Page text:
Babies' snoring linked to later behavior problems

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by JEAN ENERSEN / KING 5 Healthlink

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KING5.com

Posted on December 17, 2013 at 7:23 PM

When you think of sleeping like a baby you conjure up an image of peacefulness. But listen closely for the telltale sounds of trouble.

A major new study, just published in the journal Pediatrics, looked at infants who snored, or had other sleep problems like pauses in breathing, called apnea. Children with those symptoms were far more likely to develop behavior problems later on. How are the behavior problems defined?

"Hyperactivity, emotional regulation, which in children may mean things like emotional lability, how quickly you have temper tantrums, how quick you are to have a meltdown if you get some bad news, your ability to cope with just everyday stressors," explained Dr. Maida Chen.

Dr. Chen is Medical Director of the Sleep Disorders Center at Seattle Children's. She commented on the study by researchers at the  Albert Einstein College of Medicine New York.  She said the study added evidence to something only suspected until now. Even children whose sleep issues resolved while they were toddlers were far more likely to have behavior problems at age 7.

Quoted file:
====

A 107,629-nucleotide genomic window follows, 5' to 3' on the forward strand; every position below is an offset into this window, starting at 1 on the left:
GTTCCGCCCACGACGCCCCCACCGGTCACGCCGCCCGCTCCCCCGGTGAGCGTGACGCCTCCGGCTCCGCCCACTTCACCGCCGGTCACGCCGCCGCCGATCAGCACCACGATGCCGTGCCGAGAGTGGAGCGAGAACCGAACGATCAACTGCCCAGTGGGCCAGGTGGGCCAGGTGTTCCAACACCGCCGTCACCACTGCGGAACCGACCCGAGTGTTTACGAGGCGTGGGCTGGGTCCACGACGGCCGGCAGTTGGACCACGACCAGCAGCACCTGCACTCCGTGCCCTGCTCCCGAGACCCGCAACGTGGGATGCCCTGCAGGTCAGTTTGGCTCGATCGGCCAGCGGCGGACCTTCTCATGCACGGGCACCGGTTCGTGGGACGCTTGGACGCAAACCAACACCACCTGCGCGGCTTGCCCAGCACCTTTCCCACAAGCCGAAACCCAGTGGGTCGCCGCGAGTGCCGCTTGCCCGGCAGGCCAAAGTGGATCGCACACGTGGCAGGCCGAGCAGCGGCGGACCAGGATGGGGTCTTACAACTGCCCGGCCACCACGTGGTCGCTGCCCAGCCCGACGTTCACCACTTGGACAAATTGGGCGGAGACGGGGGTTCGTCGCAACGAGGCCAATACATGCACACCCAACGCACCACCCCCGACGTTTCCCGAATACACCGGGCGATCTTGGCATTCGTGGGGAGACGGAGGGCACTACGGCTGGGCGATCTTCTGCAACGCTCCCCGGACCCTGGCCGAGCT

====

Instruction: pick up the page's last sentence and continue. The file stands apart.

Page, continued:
"If you stress the infant brain with things like bad sleep or perhaps low oxygen levels at a young age, we now have evidence that those effects are going to be sustained into later childhood," said Dr. Chen.   

Dr. Chen advised parents who have concerns about their infant's sleep disturbances to bring it up with their pediatrician. There are ways to resolve breathing issues. Having tonsils and adenoids removed is the most common treatment.

Local eight year old Tori FitzGerald went through the surgery at Seattle Children's. Tori's mother Marika explained why they made the choice. 

"She would snore. She definitely was a fitful sleeper. She'd wake up with blankets everywhere and soaked in sweat," said Mrs. FitzGerald.

But the surgery was not the final answer for Tori. Even with tonsils out she still wasn't getting a good night's rest.

"You get it on like this," the eight year old said, demonstrating her sleeping device, called a CPAP. That stands for Continuous Positive Airway Pressure. Now she goes to sleep with it each night.  Prescribed for kids with persistent breathing issues, it helps keep her airway open.

"The improvement with her was remarkable. It was very quick," said Marika FitzGerald. 

Tori noticed she can focus better at school now.

"We used to do like one minute math. And I only got like two done, but now I'm getting like eighteen," she beamed.

Her mother said there's another improvement.

"She's a lot less emotional. The little things don't set her off the way they used to," said a relieved Marika FitzGerald.

Dr. Chen said most kids who use CPAP machines will grow out of them when they get big enough for their airways to support their breathing.

  
 

 
 

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